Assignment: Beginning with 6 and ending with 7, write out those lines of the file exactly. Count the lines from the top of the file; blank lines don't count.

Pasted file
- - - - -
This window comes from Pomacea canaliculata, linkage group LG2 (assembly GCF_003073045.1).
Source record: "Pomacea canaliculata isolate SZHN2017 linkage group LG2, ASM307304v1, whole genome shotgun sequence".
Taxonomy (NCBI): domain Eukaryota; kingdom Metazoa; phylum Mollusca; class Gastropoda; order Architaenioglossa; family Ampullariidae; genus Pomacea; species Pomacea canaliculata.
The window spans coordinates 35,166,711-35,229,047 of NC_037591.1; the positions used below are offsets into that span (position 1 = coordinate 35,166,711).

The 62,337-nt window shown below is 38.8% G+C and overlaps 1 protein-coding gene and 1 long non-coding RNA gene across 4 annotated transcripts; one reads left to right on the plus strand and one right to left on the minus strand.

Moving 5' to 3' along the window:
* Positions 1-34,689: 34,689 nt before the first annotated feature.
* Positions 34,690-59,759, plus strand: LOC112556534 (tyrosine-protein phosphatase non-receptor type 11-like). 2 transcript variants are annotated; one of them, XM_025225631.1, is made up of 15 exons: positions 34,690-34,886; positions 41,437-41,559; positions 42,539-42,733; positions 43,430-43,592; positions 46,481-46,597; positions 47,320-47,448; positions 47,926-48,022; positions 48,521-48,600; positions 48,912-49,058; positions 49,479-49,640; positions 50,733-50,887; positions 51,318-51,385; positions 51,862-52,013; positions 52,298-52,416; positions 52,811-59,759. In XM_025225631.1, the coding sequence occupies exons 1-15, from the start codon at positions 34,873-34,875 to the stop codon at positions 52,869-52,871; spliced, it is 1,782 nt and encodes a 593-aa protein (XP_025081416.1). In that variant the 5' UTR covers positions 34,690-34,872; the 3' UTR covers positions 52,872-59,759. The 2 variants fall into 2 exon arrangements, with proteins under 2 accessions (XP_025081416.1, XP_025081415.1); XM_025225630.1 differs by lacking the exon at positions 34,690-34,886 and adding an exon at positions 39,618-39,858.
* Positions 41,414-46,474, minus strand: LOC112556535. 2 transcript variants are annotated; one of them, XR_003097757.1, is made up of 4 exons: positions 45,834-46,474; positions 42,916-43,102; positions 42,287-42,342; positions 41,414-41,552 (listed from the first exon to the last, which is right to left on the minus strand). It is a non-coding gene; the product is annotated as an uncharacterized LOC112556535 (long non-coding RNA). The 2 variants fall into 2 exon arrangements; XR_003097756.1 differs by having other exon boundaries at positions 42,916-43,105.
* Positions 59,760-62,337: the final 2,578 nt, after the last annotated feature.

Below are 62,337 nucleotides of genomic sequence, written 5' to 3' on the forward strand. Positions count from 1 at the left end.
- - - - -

Moving 5' to 3' along the window:
* Positions 1-34,689: 34,689 nt before the first annotated feature.